It's not often that you find a problem in your garden (except for noshing deer), that you learn you can do absolutely nothing about. Often, a visit to the Internet will provide many suggestions to give us hope that we can fix a problem.
Not so with the recent losses of impatiens, that favorite plant that comes in luscious colors and is so easy to grow.
I noticed a week or so ago that the impatiens on my deck seemed to be dying off. I decided that they had fallen prey to some bugs who were eating the plants. I bought a "green" spray for them, doused the leaves, but then found out after more research that the plants were infected with what's being called impatiens downy mildew disease and would melt away.
And there was not a thing I could do about it.
According to an article in the New York Times: The disease is a mold (Plasmopara obducens) that thrives in cool, damp conditions and first appears as a white, downy coating of spores on the undersides of leaves, so it’s easy to miss. By the time gardeners notice the flowers drooping, it’s too late to do anything.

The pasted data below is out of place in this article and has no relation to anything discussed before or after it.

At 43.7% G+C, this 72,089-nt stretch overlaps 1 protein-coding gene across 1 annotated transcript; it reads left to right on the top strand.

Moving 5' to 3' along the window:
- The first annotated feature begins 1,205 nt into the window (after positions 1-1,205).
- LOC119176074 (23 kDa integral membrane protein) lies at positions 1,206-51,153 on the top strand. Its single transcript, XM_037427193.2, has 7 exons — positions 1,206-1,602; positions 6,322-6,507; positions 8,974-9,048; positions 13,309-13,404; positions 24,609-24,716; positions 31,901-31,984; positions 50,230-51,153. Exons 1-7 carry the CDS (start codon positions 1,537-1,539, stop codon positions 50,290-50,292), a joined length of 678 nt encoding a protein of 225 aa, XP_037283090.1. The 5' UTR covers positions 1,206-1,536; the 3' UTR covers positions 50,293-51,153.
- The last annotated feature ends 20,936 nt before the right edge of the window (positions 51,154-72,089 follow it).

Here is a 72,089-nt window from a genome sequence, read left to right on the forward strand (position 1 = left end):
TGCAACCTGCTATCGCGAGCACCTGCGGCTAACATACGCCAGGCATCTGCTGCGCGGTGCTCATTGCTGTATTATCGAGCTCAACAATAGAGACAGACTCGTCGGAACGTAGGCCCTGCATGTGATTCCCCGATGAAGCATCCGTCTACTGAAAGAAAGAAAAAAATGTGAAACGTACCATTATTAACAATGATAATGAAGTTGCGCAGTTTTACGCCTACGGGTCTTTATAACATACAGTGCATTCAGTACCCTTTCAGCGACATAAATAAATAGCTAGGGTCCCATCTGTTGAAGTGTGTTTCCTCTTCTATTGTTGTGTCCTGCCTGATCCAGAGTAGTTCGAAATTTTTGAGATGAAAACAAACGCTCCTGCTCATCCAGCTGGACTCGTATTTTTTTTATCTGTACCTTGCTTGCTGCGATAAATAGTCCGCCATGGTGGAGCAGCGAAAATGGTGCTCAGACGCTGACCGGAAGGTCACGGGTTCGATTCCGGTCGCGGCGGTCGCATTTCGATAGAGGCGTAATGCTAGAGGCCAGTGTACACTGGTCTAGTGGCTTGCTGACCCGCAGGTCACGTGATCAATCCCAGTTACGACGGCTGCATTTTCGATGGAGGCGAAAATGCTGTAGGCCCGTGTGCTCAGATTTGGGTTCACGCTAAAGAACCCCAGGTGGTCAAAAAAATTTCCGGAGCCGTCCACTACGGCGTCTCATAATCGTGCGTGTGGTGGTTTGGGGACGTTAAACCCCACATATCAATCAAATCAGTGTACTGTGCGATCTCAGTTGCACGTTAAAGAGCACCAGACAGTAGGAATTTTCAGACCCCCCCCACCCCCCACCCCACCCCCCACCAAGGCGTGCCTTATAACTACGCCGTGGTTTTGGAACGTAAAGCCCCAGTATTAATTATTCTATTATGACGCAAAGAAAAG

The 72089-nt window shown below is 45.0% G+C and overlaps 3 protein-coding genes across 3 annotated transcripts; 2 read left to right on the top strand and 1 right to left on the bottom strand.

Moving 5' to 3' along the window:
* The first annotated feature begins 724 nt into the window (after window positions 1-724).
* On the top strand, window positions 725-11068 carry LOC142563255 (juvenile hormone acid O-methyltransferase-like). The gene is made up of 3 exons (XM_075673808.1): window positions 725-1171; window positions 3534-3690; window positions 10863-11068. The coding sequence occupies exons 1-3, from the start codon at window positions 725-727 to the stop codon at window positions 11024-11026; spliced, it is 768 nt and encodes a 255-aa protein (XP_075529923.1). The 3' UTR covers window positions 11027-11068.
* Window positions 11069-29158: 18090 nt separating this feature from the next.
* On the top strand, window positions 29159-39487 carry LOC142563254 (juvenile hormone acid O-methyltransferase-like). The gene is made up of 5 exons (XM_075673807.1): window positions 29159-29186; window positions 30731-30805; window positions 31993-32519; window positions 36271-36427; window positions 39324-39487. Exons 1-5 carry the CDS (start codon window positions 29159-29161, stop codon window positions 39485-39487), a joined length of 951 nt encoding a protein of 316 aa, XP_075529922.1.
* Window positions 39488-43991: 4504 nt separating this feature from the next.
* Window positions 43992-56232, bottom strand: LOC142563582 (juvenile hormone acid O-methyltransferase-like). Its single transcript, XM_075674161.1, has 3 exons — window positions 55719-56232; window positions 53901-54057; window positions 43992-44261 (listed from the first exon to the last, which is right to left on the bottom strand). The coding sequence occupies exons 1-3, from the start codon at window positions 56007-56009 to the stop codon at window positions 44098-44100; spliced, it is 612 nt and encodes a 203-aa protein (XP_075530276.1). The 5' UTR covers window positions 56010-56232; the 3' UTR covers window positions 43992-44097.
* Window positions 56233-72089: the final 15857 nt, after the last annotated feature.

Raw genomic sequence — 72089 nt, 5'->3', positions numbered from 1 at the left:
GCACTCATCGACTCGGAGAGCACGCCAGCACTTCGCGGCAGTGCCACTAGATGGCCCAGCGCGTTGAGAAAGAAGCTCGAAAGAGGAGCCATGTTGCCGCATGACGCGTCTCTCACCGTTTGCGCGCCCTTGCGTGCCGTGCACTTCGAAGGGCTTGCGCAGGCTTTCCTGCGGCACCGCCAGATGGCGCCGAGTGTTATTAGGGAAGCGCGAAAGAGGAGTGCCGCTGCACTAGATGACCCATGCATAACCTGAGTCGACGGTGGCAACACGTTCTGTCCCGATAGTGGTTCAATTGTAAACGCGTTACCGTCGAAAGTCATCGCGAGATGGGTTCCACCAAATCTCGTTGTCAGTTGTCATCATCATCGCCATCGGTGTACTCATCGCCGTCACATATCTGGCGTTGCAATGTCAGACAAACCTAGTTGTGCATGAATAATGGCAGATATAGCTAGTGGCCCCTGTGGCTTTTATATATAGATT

What a loss. I had six pots of the multi-colored flowers between my deck and porch (because of those noshing deer as mentioned above). As you can see from the photos, the plants have literally melted away, not even leaving much mess behind.
Flower growers are scrambling to find replacement plants for the impatiens so that next spring there will be some alternatives. Begonias are getting the most interest as a replacement, as well as coleus and ornamental grasses and New Guinea impatiens, which don't seem to be susceptible to the mildew disease.
But so far, there are no plants that can replace the range of color impatiens offered the home gardener. I suppose we will have to get more creative in our annual plantings. The good news is we have the fall and winter to figure out how.
For more information, check out these links: